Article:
Do you want to jump high? If you are a basketball player or an athlete of any kind, usually the answer to this question is a no-brainer. ‘Of course I want to jump high!’
Improving upon a vertical leap is almost an addiction for some athletes. Once they reach a certain number they then want to reach another and then another. It’s important to remember that a good bulk of a high vertical jump is only possible through natural talent.
You can work to improve upon a vertical leap and there are programs that will help improve the number, but an athlete who begins in the low to mid 20’s will rarely reach a 40+ vertical.
Think about the logics of this desire. Improving from a mid-20’s vertical jump to a 40+ vertical jump is asking to nearly double what you are currently jumping. It’s like asking a sprinter in the 100 yard dash to take a second off his time. It’s nearly impossible because the room for improvement is so great.
Consequently, I’m not asking you to give up on improving upon your vertical jump but rather to be realistic about your expectations and goals. Its okay to want to improve from a 24 inch vertical to a 28 inch vertical, but it’s highly unreasonable to seek a 40 inch vertical from a 24 inch attempt.
Highest Vertical Jump in NBA
Individuals often idolize NBA players and are inspired by their raw athleticism. People often ask me, ‘What is the highest vertical jump in NBA?’ or ‘Who are the top performers in the NBA in regards to the vertical jump?’
It’s a great question. My initial response is to take a look at David “Skywalker” Thompson, the player I like to refer as Jordan before Jordan. A lot of people do not know about David Thompson (because his career was sadly cut short), but he was an amazing player with a gift to rise above anyone on the court.
Experts estimate Skywalker’s vertical leap at anywhere between 44 and 48 inches and at a height of 6’4, its little wonder he received the nickname he owned.
When Jordan was inducted into The Hall of Fame earlier this year, Jordan invited Thompson as his personal escort, which says even more about him.
I always start with Thompson because I think he’s the poster boy for the vertical jump and a great place to start for some of the greatest leapers of all-time.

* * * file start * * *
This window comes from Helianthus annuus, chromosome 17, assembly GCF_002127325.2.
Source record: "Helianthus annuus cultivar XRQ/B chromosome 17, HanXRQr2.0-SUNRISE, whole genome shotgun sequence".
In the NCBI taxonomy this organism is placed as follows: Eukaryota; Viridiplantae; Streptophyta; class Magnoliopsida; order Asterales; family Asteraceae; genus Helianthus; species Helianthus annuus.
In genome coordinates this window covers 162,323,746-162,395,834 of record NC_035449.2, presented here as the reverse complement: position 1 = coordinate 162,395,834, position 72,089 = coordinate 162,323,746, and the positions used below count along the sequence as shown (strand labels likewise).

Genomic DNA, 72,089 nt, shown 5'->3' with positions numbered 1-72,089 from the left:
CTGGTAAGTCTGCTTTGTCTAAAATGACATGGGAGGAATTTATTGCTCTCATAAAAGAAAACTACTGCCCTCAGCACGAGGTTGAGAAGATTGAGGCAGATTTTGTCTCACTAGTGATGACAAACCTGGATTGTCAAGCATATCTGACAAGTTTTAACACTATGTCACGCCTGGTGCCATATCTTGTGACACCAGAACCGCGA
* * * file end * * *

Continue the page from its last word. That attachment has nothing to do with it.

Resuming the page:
I could follow that up with obvious choices like Jordan (48”), Spud Webb (46”), Vince Carter (43”), and Dr. J (41”). I could then proceed to highlight some less know ballers who could flat out rise – guys like Darrell Griffith (48”), Dee Brown (44”), Harold Miner (44”), and Larry Nance (40”).
Highest Vertical Jump in NBA
Michael Jordan 48″ (122 cm) Darrell Griffith 48″ (122 cm) Spudd Webb 46″Dee Brown 44″Harold Miner 44″Vince Carter 43″Steve Francis 43″Antonio McDyess 42″Dominique Wilkins 42″Allen Iverson 41″ (104 cm) Dr. J 41″Julius Erving 41″Shawn Kemp 40″ (102 cm) Larry Nance 40″Rex Chapmann 39″Kobe Bryant 38″Desmond Mason 38″Ralph Sampson 36″Daryl Dawkins 34″Shaquille Oneal 32″Lamar Odom 32″Magic Johnson 30″Karl Malone 28″Larry Bird 28″
Some may ask, ‘If those are some of the greatest leapers of all-time, then who are the best jumpers in today’s game?’
If you look at the list above, you’ll only recognize a handful of active players like Vince Carter, Antonio McDyess, Allen Iverson, and Kobe Bryant. While all those guys can still play, most of them are well past their prime (aside from Kobe of course) and probably have lost an inch or two to their respectable verticals.
I have heard last year’s NBA Dunk Contest champion Nate Robinson has a reported mid to high 40’s vertical, along with 40+ jumpers Jason Richardson, LeBron James, Dwayne Wade, and J.R. Smith.
Robinson is arguably the most impressive leaper on the current 40+ list considering he’s only 5’9 and often brings back memories of Spud Webb.